From the desk of Tracy Hickman:
The first time I read a collection of Jane Austen’s juvenilia, I remember relishing the sheer fun and silliness of the stories and plays. It was a slender paperback that included transcriptions of selected works from the original notebooks written from 1787 to 1793. These handwritten notebooks had circulated within Austen’s family during her lifetime and were later given to family members by her sister Cassandra, but the stories were not published until the twentieth-century. Because none of Austen’s six completed and published novels exist in manuscript form, these early notebooks are rare examples of her fiction that have survived intact “in her own hand” and reside in the collections of the Bodleian Library, Oxford (Volume the First) and the British Library (Volume the Second and Volume the Third).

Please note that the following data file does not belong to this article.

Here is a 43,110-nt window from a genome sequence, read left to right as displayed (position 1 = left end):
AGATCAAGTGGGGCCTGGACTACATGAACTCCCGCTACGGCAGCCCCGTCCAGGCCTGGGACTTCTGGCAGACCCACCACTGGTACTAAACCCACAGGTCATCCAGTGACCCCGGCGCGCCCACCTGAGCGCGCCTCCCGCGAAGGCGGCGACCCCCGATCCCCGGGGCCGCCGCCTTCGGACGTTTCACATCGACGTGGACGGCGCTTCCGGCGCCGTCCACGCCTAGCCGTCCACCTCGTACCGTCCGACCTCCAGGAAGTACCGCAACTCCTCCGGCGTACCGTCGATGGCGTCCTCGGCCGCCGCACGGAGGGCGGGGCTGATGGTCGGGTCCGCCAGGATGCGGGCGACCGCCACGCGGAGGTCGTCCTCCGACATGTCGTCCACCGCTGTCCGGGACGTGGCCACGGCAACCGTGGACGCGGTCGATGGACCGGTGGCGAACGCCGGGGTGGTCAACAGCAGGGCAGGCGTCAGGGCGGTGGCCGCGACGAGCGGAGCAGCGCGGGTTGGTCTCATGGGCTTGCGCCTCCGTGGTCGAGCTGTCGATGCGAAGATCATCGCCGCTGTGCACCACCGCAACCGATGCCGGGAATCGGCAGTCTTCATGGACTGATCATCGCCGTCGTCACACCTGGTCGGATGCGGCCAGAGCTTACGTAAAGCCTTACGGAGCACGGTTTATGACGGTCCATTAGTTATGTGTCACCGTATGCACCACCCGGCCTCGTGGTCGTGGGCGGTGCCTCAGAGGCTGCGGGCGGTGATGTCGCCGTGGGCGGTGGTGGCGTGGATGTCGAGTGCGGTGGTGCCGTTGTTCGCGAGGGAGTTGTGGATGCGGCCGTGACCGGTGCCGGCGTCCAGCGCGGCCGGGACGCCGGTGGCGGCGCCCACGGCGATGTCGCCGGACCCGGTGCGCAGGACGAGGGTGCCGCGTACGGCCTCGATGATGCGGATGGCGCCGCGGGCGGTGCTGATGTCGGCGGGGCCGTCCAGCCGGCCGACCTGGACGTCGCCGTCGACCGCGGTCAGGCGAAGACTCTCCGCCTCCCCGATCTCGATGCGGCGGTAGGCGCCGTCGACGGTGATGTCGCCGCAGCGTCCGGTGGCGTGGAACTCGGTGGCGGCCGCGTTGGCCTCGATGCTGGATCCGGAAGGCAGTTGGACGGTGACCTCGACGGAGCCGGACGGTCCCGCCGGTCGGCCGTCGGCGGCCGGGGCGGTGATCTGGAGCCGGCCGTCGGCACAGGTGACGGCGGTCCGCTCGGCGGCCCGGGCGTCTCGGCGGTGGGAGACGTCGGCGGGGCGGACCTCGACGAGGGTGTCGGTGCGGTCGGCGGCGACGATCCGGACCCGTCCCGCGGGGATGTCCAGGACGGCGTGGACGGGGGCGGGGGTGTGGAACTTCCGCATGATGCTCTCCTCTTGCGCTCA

The three-volume set, In Her Own Hand, gives Austen fans the opportunity to read Jane’s handwriting in facsimile pages that match the size of the original notebooks, the color of the paper, and the brown-black iron gall ink that Austen used. Inkblots, smudges, and revisions pepper the pages, giving the reader a glimpse into Austen’s early creative process. When faced with deciphering a difficult word or phrase, text transcriptions by Austen scholar Robert W. Chapman provide a handy reference. Each volume contains an introduction by Professor Kathryn Sutherland that places the writings in context and highlights important aspects of the stories and sketches such as their chronology and how they relate to later Austen works. As Sutherland points out, these notebooks were not Jane Austen’s private journals but rather “confidential publications” that were “intended and crafted for circulation among family and friends.” (6) Continue reading